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She-Hulk Episode 3 Finally Explains What Wong Was Doing With The Abomination In Shang-Chi

Contains spoilers for "She-Hulk: Attorney at Law" Episode 3

The Marvel Cinematic Universe is more connected than ever, and "She-Hulk: Attorney at Law" revels in the middle of it all while being completely self-aware of its place in the franchise. One of the biggest surprises in the series is the return of Emil Blonsky, aka the Abomination (Tim Roth). Fans will remember that he was the main villain in 2008's "The Incredible Hulk" opposite Edward Norton's Bruce Banner before Mark Ruffalo was recast as the hero for 2012's "The Avengers." Blonsky is a British soldier on loan to the United States in the movie when he's dosed with an experimental version of the Super Soldier Serum and turns into the behemoth the Abomination to go toe-to-toe with the Hulk.

Over a decade later, Roth has stepped back into Blonsky's shoes for "She-Hulk," with Jennifer Walters (Tatiana Maslany) representing the supposedly reformed supervillain as he tries to get parole from a supermax prison. However, fans will recall that the Abomination briefly returned to the MCU before "She-Hulk" — he shows up in a cage fight against Wong (Benedict Wong) in "Shang-Chi and the Legend of the Ten Rings," although it isn't clear why. Thankfully, "She-Hulk" Episode 3 explains why the two were battling it out in front of an audience.

The Abomination was helping Wong with his training

After Jen joins a high-flying legal firm, GLK&H, she's tasked with running its superhuman law division, which is how she ends up representing the Abomination in the first place. The show quickly establishes that Blonsky is far from the rampaging monster that he used to be and that he's at peace with himself after spending years locked away following the Harlem incident at the end of "The Incredible Hulk." He's gone on a similar journey of self-discovery as Bruce Banner, who's obviously been able to find the middle ground between his intellect and the Hulk's powers to create Professor Hulk.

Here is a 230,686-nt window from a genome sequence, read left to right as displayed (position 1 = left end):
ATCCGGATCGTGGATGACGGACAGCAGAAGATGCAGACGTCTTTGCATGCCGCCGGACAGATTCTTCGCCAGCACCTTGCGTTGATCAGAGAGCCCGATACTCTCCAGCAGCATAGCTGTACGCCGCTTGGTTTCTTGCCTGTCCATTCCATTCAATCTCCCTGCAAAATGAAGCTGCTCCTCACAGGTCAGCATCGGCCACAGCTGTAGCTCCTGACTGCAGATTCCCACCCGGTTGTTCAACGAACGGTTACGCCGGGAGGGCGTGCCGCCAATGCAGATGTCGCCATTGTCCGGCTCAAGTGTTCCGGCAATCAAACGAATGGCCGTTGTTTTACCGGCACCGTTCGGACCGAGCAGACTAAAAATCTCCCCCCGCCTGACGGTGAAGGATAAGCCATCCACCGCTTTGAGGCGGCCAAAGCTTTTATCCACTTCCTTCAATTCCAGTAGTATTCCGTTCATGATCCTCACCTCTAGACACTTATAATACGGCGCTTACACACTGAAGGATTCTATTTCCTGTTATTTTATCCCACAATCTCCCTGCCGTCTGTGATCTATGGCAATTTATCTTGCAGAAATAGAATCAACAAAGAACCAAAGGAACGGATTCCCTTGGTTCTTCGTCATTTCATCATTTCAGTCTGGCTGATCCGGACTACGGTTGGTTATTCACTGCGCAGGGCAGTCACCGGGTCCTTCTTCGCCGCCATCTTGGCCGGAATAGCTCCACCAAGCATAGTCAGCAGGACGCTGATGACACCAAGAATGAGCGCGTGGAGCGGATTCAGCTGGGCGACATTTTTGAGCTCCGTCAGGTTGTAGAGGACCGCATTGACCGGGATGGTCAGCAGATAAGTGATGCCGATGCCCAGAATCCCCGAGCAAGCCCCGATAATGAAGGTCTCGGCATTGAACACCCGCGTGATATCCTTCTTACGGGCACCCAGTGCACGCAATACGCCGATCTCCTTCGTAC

But when Jen discovers the clip of Blonsky fighting Wong in Macau, it obviously means that he's escaped prison — which is another criminal charge in itself. Thankfully, Walters' plucky paralegal-slash-best friend, Nikki Ramos (Ginger Gonzaga), tracks Wong down to help explain the situation. It turns out that it's all down to the sorcerer's new position in the MCU. Wong explains, "I extracted him from the prison against his own wishes because I required a worthy opponent as part of my training to become Sorcerer Supreme. And as Sorcerer Supreme, I insist that he not be punished for my actions."

Marvel fans will recall that Wong becomes the Sorcerer Supreme because Doctor Strange (Benedict Cumberbatch) disappears in the Snap at the end of "Avengers: Infinity War." So Wong's training must be to help him maintain his title since "Shang-Chi" takes place after "Avengers: Endgame." His unique training regime makes sense since fighting huge monsters is a key part of the job. After all, Wong fights Gargantos during "Doctor Strange in the Multiverse of Madness."